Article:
Central & Eastern Europe

Central & Eastern Europe continues to enjoy strong investor interest and inward foreign direct investment flows. Poland enjoyed was the highest gainer globally in the World Bank’s 2013 Doing Business report. FDI in Central Europe in particular generated more new jobs than it did in Western Europe.

The region continues to invest in transport infrastructure, with both EU and private funding providing the impetus for development of road networks (the A2 and A4 east-west motorway corridors in Poland) and port facilities (Constanta and Gdynia). Rail continues to lag behind road in terms of shipper preferences, however there are recent signs of a reliable and competitive China-Europe rail corridor providing an alternative to sea freight. Private rail operators increasingly compete successfully against road freight, in particular for heavier goods and less time-sensitive supply chains such as ceramic tiles and white goods.

Manufacturing companies relocating to Central European markets already within the EU are well-served by both multinational and local third-party logistics providers (3PLs), and there is good stock of modern warehousing space. There continues to be a significant cost advantage to relocation, with blue-collar labour costing 50-75% less than in Western Europe, and industrial space costing 30-50% less to rent.

Selected factors affecting shippers’ supply chain decisions in Central Europe:

  • Relatively high dynamics of skilled labour availability: continued inward investment can quickly change a previously attractive location into a challenging labour market. Investors should consider whether the vicinity of a major metropolis is necessarily the best choice to site their facility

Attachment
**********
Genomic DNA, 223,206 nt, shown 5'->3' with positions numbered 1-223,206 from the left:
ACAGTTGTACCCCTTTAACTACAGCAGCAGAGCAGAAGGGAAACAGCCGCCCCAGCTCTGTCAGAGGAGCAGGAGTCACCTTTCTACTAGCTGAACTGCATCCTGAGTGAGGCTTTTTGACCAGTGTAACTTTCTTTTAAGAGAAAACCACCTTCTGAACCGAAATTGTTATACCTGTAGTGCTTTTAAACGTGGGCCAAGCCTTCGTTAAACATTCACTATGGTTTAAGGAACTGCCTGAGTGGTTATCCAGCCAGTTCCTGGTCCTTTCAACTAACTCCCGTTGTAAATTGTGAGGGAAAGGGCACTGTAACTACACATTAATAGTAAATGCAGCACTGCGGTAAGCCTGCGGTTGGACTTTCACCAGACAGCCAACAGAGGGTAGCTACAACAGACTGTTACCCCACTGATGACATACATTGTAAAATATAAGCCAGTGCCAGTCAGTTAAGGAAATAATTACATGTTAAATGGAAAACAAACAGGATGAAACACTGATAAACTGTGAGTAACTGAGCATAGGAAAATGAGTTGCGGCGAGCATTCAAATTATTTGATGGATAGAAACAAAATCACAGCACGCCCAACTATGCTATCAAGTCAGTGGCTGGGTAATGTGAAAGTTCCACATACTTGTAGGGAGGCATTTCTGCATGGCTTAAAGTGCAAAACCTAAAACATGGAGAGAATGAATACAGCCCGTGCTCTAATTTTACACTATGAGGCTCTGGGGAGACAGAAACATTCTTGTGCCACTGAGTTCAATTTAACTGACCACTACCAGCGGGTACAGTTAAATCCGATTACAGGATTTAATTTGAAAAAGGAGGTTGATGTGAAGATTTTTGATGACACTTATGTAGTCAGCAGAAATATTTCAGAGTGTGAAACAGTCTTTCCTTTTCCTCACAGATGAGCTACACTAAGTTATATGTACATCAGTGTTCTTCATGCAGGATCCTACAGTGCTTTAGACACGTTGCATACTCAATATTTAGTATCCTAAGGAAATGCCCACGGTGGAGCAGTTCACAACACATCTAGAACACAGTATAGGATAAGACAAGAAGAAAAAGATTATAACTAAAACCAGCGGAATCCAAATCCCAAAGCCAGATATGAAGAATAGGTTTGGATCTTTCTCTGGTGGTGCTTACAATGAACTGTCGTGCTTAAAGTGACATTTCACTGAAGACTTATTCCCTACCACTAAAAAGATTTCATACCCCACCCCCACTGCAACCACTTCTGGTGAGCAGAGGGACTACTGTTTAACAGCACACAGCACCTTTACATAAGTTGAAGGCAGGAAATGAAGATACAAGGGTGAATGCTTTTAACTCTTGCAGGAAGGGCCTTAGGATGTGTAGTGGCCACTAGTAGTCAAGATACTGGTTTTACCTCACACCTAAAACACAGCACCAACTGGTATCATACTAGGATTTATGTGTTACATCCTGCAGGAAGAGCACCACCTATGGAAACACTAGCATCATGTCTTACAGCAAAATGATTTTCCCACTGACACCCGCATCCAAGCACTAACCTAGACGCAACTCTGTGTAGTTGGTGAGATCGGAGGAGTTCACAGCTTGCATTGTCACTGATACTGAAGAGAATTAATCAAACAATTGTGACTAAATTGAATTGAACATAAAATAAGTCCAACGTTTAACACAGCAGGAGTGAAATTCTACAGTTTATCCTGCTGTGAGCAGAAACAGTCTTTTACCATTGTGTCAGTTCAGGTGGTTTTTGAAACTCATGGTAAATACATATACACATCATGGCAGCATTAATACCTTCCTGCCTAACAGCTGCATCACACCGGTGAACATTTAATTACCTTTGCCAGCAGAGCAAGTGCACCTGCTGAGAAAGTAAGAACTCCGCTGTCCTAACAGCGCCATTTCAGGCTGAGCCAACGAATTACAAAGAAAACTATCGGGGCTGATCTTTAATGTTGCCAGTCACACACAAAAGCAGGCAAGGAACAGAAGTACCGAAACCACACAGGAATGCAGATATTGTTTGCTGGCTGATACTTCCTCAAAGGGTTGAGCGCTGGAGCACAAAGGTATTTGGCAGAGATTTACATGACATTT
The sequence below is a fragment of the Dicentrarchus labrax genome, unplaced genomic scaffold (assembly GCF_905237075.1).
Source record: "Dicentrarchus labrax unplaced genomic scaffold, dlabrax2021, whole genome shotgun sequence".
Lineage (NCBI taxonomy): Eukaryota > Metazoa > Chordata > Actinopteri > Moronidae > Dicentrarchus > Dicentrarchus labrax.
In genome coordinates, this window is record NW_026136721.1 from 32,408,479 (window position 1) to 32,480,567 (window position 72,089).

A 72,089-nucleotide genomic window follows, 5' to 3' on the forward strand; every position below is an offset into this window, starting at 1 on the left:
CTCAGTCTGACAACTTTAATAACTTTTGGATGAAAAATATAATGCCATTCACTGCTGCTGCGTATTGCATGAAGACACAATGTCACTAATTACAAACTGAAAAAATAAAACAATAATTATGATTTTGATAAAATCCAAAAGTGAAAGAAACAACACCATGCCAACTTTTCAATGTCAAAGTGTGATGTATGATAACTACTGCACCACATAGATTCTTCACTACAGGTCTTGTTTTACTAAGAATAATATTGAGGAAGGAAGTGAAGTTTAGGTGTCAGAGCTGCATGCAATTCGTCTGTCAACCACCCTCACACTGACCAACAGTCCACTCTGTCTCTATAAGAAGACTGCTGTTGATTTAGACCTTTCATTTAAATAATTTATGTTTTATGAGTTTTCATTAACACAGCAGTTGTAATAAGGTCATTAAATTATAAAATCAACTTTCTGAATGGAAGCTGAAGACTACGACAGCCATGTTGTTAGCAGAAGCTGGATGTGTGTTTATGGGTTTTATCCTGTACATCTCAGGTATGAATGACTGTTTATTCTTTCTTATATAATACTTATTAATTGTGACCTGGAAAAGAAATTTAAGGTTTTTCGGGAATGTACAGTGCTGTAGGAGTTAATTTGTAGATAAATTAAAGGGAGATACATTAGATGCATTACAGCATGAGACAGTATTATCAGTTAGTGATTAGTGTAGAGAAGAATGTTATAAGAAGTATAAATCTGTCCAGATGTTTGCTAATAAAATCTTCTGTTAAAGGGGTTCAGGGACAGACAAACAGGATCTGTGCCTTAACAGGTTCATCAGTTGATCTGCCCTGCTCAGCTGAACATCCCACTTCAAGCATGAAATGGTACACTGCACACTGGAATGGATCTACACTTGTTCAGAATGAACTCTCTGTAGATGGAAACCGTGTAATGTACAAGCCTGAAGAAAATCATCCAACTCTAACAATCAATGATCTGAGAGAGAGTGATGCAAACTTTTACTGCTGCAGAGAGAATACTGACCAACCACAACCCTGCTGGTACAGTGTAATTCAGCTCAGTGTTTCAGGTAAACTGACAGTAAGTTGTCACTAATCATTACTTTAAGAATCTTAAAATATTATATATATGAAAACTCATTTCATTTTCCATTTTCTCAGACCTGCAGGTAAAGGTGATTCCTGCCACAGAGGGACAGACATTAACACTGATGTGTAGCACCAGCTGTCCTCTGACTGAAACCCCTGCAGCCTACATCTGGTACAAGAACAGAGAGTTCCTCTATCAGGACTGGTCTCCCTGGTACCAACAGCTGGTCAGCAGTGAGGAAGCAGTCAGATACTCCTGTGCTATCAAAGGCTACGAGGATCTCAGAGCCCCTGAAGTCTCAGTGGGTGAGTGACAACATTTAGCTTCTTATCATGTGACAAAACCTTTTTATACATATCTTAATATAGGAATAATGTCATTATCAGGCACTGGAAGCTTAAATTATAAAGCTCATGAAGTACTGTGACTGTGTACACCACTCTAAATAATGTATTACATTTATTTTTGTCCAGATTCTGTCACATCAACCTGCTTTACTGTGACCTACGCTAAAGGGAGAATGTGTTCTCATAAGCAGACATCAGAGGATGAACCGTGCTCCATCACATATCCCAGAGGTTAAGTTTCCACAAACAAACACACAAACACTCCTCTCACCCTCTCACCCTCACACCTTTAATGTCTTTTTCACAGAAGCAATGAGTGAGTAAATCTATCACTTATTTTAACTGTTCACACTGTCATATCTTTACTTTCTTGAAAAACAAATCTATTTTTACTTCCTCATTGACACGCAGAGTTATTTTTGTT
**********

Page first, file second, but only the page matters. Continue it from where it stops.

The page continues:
• Lower maturity of supply chain thinking: logistics outsourcing decisions should still be taken with care. While warehouses in more mature Central European markets typically operate at similar or higher quality KPIs than in mature markets, even global 3PLs may not always offer the same level of maturity and partnership in their relations with shippers as in developed markets. Global brand is not necessarily an indicator of local execution capability
  • Fragmented road transport market: 90% of road transport companies registered in Poland have less than ten vehicles. Shippers are faced with the decision either to source their road transport directly from multiple suppliers, increasing organisational complexity, or to contract with a freight forwarder who will typically add a margin of 8-10% for their services
  • Flexibility for seasonal demand: many industry sectors experience significant demand peaks due to weather, public holidays and aggressive promotional activity by retailers. Manufacturers should ensure they and their 3PLs have appropriate resource plans in place to ensure sufficient storage, throughput and shipment capacity is available in times of peak demand

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